The Best Spy Movie Style Icons
Since the invention of the spy film, tailoring has become synonymous with the genre. There’s something about a man incognito shooting villains dressed in a dinner suit and landing the seductress of whichever franchise. It’s almost as if the suit does the work. Many a spy film is made (and broken) by its wardrobe. Fans of such films have come to expect a certain standard, and who could blame them? Suits convey confidence and every spy needs to look their A-game when they’re leaping from buildings and employing every technique to complete their mission. We’ve pulled together some of the strongest spy looks from the decades and have analysed why they work. Get your pistols and deadly umbrellas at the ready: we’re going in.
James Bond: the Sean Connery years
Everyone has their preferred Bond—Moore, Dalton, but never Brosnan; but it’s Sean Connery who gets everyone’s votes. Most of Connery’s tenure as Bond took place in the Sixties, so his suiting reflected the period and in the nature of fashion it looks just as fresh today. Anthony Sinclair dressed Connery and his tailoring took his masculine physique and emphasised certain features (and diminished others). With a strong frame and broad shoulders, Connery didn’t need much assistance; all the jackets had soft shoulders that followed the shoulder line into the sleeve. The narrow Sixties lapels suit this style of jacket; across the chest it’s full and less tapered at the waist to suit his shape. A nice touch on the dinner jacket is the satin shawl collar complemented by a matching shawl cuff and covered buttons—something to bring back today.
Henry Cavil, The Man From U.N.C.L.E.
A popular Sixties series-turned-international blockbuster in 2015, The Man From U.N.C.L.E. got the world interested in the intrigue of fast cars and old-school tailoring again. Esteemed British tailor, Timothy Everest was charged with making. Henry Cavil look even better. The suits were made to stand out against a fast-paced car-chased Roman streetscape. Each had the bespoke touch with simple details that any aficionado can recognise at ten metres. His windowpane three-piece suit is worth selling an organ for, with covered buttons, pull-tabs on his trouser and a ticket pocket. And without a doubt, the surgeon’s cuffs are fully functional—a true sign of custom-made.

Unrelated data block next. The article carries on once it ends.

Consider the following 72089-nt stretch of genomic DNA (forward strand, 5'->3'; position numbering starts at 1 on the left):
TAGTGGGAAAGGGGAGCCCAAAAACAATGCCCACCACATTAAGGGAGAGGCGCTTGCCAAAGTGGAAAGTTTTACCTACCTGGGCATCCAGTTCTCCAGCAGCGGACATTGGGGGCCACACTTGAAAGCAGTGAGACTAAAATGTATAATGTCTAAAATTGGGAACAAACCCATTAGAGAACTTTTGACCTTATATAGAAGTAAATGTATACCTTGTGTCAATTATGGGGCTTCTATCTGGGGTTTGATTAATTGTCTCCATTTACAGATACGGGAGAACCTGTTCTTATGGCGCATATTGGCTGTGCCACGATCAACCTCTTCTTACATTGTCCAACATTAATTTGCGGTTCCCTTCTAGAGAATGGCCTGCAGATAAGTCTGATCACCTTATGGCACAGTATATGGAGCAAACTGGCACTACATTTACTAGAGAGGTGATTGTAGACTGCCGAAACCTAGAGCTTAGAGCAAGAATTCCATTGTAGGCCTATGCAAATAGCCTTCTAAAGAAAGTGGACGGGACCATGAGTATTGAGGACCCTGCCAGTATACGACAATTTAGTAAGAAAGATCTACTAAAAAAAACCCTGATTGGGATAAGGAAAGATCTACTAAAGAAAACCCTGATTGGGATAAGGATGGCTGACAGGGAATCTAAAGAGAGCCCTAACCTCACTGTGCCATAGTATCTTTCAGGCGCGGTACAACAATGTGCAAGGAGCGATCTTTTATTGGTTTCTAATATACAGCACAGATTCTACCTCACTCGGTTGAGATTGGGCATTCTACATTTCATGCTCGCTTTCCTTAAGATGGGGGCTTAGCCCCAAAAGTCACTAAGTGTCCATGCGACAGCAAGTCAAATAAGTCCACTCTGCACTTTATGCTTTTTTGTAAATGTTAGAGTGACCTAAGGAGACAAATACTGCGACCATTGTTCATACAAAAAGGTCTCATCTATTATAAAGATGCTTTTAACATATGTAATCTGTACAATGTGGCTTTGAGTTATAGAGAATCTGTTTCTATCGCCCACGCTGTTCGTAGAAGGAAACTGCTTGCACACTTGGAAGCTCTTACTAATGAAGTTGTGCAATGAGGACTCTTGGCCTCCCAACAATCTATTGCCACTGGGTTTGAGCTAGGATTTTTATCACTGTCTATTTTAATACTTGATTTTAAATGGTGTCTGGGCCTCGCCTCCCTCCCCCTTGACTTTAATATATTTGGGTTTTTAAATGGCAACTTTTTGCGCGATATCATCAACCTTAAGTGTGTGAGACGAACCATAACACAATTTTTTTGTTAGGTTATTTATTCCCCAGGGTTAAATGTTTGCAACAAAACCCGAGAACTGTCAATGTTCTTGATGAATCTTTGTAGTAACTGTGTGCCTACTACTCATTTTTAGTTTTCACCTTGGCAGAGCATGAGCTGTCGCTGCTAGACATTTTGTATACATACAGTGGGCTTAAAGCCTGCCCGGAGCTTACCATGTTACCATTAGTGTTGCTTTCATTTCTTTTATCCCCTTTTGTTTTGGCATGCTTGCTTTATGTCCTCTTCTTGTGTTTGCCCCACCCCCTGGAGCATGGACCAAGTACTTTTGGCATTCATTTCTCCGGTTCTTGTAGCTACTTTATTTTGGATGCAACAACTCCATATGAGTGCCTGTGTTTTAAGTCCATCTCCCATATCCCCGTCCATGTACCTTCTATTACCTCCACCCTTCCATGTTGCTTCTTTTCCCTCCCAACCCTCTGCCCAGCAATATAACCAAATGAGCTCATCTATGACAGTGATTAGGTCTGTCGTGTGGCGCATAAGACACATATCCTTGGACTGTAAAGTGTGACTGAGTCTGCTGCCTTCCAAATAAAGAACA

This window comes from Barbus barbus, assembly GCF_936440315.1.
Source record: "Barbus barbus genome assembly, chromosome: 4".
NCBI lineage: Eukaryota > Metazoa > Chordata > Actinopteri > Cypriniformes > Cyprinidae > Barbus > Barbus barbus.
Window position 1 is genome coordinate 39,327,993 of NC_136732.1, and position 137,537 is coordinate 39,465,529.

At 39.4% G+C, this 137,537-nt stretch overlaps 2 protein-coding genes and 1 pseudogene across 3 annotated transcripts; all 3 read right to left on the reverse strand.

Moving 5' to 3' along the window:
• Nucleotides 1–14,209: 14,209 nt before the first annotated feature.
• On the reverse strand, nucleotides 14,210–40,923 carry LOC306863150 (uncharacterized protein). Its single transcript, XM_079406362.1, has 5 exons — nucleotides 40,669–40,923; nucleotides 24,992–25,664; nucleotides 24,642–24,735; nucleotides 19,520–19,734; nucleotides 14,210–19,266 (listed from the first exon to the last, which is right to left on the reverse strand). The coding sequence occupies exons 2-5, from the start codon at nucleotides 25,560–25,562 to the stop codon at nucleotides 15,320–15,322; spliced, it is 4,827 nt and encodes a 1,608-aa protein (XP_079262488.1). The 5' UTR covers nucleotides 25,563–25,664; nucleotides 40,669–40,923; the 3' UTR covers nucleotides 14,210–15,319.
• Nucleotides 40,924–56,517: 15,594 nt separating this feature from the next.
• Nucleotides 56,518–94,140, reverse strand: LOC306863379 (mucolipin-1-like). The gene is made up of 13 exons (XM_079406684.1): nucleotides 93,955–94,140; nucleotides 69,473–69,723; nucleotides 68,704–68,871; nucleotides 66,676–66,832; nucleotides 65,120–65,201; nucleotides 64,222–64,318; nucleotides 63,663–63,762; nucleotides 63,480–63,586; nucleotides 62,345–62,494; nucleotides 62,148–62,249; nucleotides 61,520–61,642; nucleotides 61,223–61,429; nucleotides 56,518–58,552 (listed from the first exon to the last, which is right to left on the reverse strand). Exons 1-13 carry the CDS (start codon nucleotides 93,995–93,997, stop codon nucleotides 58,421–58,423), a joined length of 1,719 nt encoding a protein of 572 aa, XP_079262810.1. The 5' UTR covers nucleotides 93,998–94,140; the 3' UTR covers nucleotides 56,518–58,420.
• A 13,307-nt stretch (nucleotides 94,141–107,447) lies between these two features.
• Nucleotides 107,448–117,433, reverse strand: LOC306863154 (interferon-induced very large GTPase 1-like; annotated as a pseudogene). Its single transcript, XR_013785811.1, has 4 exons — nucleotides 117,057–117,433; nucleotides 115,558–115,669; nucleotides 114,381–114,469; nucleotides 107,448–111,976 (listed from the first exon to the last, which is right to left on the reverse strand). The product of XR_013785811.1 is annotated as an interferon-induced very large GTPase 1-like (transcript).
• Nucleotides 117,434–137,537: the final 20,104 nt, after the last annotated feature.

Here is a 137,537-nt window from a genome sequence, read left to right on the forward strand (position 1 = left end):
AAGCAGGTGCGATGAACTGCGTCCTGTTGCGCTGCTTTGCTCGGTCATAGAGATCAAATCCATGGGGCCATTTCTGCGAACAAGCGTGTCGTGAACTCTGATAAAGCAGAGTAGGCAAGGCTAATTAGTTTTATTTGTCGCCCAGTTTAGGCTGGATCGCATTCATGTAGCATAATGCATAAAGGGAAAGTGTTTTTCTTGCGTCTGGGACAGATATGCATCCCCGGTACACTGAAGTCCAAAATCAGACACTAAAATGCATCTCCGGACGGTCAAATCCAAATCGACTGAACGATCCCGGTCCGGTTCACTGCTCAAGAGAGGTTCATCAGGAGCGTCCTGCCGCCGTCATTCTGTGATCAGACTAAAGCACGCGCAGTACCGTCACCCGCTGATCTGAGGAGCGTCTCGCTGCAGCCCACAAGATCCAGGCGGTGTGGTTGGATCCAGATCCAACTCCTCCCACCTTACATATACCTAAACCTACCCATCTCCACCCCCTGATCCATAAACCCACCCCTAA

Daniel Craig, Skyfall
An honourable mention is Daniel Craig’s Bond of recent years, whose missions are dressed from head to toe in made-to-measure Tom Ford. Less formal than its predecessors it reflects the habits of the modern man with a more relaxed fit and the introduction of smart casualwear in a British-American hybrid. And although this is a departure from tradition for purists, it does represent the Bond franchise’s relevance in a 21st-Century marketplace. Something you can emulate at work, or on your next spy mission.
Robert Redford, Three Days of the Condor
Not your traditional spy film, Robert Redford starred as a CIA agent and turned the standard for spy attire on its head. A strong look with lasting fashion influence it dresses down traditional tailoring for someone on the run. Playing with strong layers he wears classic pieces, such as a herringbone blazer with a crew-neck jumper worn over a shirt and woollen tie. It has that distinctly American sports look about it, but is so sleek in its execution. A chambray shirt open under a double-breasted navy peacoat, collar popped and worn with jeans has the right amount of attitude. A great example of wearing tailoring on your days off.
Colin Firth, Kingsman: The Secret Service
And finally, the surprise spy film that redefined how we should view the genre in which costumes gave an outstanding performance. Produced as a capsule collection for Kingsman tailors in Saville Row, suits were traditional British fits that can only be imagined by masters. With looks that range from Wall Street tycoon to English gent, Colin Firth was the perfect choice for the role and the suits were made to perfection for the actor. Get yourself a double-breasted and a matching shoe with a concealed dagger. And don’t forget your AR umbrella—an essential when trying to save the world.